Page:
But some observers question why the BLM chose to implement these 20-year-old recommendations now, particularly because the new structure reportedly conflicts with recent, nearly finalized recommendations that the agency give state-level BLM officials more ranger management authority.
Critics contend that the new reporting structure is in fact designed to give political appointees, such as regional special agents and the OLES director, control of law enforcement on public lands. These commentators caution against the change because how—and indeed, whether—the BLM enforces federal laws and regulations is a partisan political issue.
Republican members of Congress have repeatedly introduced legislation to abolish the OLES and give state and local governments responsibility for enforcing federal laws on federal lands. U.S. Senator Mike Lee (R-Utah) chaired a Senate hearing on the issue at which he denounced the OLES as “militarized criminal law enforcement” prone to “heavy handed abuse” in rural communities.
These views reach beyond the Republican Party. A so-called constitutional sheriff movement claims that the Constitution gives county sheriffs law enforcement authority over their jurisdictions—including federal public lands—and that this authority supersedes all other authority, such as that possessed by federal agents and even the President.
When constitutional sheriffs are elected, they often “undermine enforcement of federal public lands policies, making it easier for others to use public lands illegally for such purposes as grazing livestock or driving all-terrain vehicles,” notes political scientist Zoe Nemerever in recent research. Nemerever also shows that counties with constitutional sheriffs “are 50 percent more likely to have violence against BLM employees than other counties.”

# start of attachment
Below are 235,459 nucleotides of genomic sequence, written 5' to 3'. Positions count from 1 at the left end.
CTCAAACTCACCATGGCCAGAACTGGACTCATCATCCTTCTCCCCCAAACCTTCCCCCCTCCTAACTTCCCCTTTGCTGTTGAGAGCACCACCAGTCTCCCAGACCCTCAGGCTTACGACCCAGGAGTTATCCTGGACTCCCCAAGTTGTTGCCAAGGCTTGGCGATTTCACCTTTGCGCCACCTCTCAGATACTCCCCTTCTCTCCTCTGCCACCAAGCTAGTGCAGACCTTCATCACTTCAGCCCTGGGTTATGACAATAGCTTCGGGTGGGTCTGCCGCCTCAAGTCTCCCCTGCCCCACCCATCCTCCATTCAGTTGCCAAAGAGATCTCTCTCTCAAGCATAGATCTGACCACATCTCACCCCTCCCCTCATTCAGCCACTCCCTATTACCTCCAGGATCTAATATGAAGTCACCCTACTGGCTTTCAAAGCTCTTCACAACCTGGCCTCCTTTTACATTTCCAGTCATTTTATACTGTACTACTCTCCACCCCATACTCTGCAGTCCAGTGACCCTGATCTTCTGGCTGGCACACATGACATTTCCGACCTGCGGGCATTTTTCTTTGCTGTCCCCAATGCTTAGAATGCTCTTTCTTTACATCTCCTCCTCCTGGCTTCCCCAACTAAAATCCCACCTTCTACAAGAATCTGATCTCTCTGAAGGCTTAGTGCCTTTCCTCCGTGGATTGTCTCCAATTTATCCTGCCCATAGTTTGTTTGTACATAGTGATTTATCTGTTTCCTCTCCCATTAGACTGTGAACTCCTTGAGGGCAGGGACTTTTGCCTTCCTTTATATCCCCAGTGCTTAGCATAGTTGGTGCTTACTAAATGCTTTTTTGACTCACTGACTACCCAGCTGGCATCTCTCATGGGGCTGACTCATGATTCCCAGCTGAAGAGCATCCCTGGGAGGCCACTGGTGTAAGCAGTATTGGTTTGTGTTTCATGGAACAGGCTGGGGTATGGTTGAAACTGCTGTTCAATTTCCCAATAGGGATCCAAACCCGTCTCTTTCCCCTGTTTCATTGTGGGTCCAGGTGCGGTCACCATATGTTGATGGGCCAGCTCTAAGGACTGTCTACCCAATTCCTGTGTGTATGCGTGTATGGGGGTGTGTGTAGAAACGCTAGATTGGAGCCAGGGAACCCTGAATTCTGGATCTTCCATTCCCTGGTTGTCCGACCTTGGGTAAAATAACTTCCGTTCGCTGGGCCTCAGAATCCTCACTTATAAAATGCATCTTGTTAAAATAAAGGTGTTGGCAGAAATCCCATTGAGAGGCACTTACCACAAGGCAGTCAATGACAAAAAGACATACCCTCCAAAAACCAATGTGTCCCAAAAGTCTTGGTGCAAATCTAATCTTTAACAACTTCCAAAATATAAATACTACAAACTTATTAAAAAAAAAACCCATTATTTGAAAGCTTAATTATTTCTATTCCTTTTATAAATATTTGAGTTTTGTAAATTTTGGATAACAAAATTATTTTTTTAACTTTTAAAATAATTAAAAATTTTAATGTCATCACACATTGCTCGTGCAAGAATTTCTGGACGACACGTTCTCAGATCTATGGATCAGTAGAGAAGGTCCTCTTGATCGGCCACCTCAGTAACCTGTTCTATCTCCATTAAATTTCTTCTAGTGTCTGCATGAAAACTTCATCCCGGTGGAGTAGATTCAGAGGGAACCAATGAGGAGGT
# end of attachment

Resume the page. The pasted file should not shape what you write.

Constitutional sheriff supporters have led highly publicized actions to violate federal land laws. For instance, following a dispute with the BLM about grazing fees, rancher and activist Cliven Bundy led hundreds of people in a 2014 armed standoff with the agency. His son Ammon led an armed militia that forcibly occupied a federal wildlife refuge in 2016, causing one death and approximately $6 million in damage. In 2007, Phil Lyman led nearly 50 people on an ATV protest ride along a trail where the BLM prohibited motorized vehicles to protect cultural artifacts. Some commentators suggest that the constitutional sheriff movement could be tied to the Capitol Insurrection in early January.
The combination of these political trends and the new BLM reporting structure should trouble advocates for public lands law enforcement, according to Aaron Weiss of the Center for Western Priorities. Weiss cautions that the new chain of command creates a vulnerability that opponents of BLM law enforcement could exploit. Under the new policy, Weiss warns, “a future administration that is friendly to anti-government sheriffs can defer to seditionists who stage armed takeovers of public land as a matter of official government policy.”
This dismal forecast will not happen soon—if, indeed, ever. Some BLM officials reportedly decided to wait to implement the change until after President Joseph R. Biden’s inauguration. The Biden Administration is committed to public lands protection and may well reverse the reporting structure changes.
But the Biden Administration will not last forever. Only time will tell whether the friction between growing anti-government forces and the BLM will disrupt protections that the law gives to public lands.